During email reporting of the coral watch results the trigger levels were revised to refine their meaning, as this original definition was not clear enough to be practical. For example, It is not clear from the definition above whether actions might be triggered if 5% of the coral colonies might be bleached (equal to 4 corals across the whole study of 80); or whether all of the corals would have 5% of their surface bleached. Also, up to Level 3 of the Coral Watch Methodology is simplistic. In real terms corals can display all bleaching levels within the one colony, and the data being collected are the percentage of each coral that is Level 1, 2, 3, 4, 5 bleached, plus Level 6 unbleached, summing to 100%. A more precise trigger was defined as:

The trigger for action should bleaching threaten the condition of ecosystems includes the following criteria: Average of 50%+ of corals showing bleaching to levels 1-5 (6 is not bleached) + This occurs for 3 consecutive surveys + Occurs differentially at sites close to dredge and not at sites remote from the dredge on those days (defined by non-overlap of standard error bars).

This refers to the average % of the colony that is bleached to any level for all corals being monitored at a site. That is, it asks how much of each colony is affected.

3.2.2 Consistency of Monitoring & Frequent of Reporting

Coral monitoring has been inconsistent at times, especially in the past 1.5 weeks. Table 2 shows all coral monitoring days to date, marking missing surveys with û. The project will need to follow up this monitoring to ensure it is done consistently and reported in the same day to ensure the protective functions of the work can be relied on. It may be necessary to reschedule the monitoring so that it occurs only twice per week on Tuesdays and Thursdays to avoid on-going issues with public holidays.

Table 2: Coral monitoring dates and data returns.

Survey Date

1 North End

2 Tegako Jetty

3 Catalina Patch

4 South End

Total

21/22-Apr-15

20

20

20

û

60

24-Apr-15

û

û

û

20

20

28-Apr-15

20

20

20

20

80

29-Apr-15

20

20

20

20

80

01-May-15

20

20

20

20

80

04-May-15

20

20

20

20

80

06-May-15

20

20

20

20

80

08-May-15

20

20

û

û

40

11/12-May-15

20

20

20

20

40

13-May-15

20

20

20

20

80

15-May-15

20

20

20

20

80

18-May-15

û

û

û

û

û

20-May-15

20

20

20

20

80

22-May-15

20

20

20

20

80

25-May-15

20

20

20

20

80

27-May-15

20

20

20

20

80

29-May-15

20

20

20

20

80

01-Jun-15

20

20

20

20

80

03-Jun-15

20

20

20

20

80

05-Jun-15

20

20

20

20

80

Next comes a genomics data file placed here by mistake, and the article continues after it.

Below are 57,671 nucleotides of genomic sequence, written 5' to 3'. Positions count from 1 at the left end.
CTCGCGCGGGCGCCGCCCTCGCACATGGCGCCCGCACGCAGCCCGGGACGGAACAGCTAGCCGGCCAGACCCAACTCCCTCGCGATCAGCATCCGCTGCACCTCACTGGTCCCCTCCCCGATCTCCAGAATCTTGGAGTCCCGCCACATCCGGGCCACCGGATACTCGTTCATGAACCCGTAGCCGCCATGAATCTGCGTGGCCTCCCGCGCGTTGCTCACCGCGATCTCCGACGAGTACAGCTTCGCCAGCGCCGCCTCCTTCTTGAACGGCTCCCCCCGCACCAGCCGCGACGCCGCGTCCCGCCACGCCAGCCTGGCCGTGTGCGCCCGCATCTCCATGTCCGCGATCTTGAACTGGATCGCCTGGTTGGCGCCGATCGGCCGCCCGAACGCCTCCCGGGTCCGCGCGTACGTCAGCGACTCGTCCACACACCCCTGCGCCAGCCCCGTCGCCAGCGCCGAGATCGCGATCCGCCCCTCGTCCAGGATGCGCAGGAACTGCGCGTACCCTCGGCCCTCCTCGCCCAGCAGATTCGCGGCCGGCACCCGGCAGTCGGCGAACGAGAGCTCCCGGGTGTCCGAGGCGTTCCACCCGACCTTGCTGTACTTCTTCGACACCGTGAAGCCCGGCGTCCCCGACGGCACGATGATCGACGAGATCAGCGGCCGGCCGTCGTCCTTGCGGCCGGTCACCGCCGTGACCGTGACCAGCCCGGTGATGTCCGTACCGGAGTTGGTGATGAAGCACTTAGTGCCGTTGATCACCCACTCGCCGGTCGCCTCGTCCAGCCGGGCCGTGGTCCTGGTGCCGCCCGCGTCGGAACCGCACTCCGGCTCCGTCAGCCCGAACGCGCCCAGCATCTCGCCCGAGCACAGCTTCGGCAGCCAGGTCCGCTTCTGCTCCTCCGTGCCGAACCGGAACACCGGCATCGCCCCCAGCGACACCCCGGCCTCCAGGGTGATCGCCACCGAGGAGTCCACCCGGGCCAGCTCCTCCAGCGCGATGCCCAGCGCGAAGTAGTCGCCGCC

08-Jun-15

20

20

20

20

80

10-Jun-15

û

û

û

û

û

12-Jun-15

20

20

20

20

80

15-Jun-15

û

û

û

û

û

17-Jun-15

20

20

20

20

80

All monitoring reports can be accessed at https://borrowpits.wordpress.com/, including RSS and automatic mailing of reports by email request. Note the site has been marked as ‘not to be indexed by search engines’, so will not be found by searching the web, however it is not currently protected from external access by others who are provided with a link.

3.3 Field visits

In the period since inception, several visits were undertaken to the project sites, a range of borrow pits and to coral monitoring sites to confirm environmental requirements are generally being met.

For coral monitoring, this included training of the two monitors to ensure they could appropriately identify the levels of bleaching and the species of the 20 tagged corals at each of 4 monitoring sites. Monitors were also trained in the use of the Coral Monitoring database so that data could be entered in a timely fashion and conveyed for weekly bulletins. Inspections of the corals showed a baseline condition of a low level of bleaching (natural levels) and no mucus production or sedimentation at the two northern sites (the central and southern sites have not yet been inspected). Regular inspections of the database show data is being entered properly and at least to some extent cross-checked using built in routines.

Inspections at the barge, borrow pits and dredging site revealed that all areas are tidy and free of all rubbish. A spill kit is located next to the barge which is tied up on the old wharf. There are no signs of oil spills, or any excessive damage to beach ridges or vegetation. In Borrow pit 2 drainage of the turbid dredge water appears to be occurring wholly within the borrow pit, with rapid drainage into holes in the reef rock. There is no sign of turbidity in the nearshore waters near the discharge areas. It is likely that the reef platform drain holes are depositing turbid waters nearby, but there is no sign of environmental stress at this time.

The Site Induction process is thorough, with a large emphasis on safety of the staff themselves, other staff, the public, machinery and the environment.

Discussions with the public, carried out at random demonstrated a lot of good will and good expectations for the project. People are happy to finally see something being done about filling the borrow pits. There are no obvious signs of dissatisfaction in the way the project is being delivered.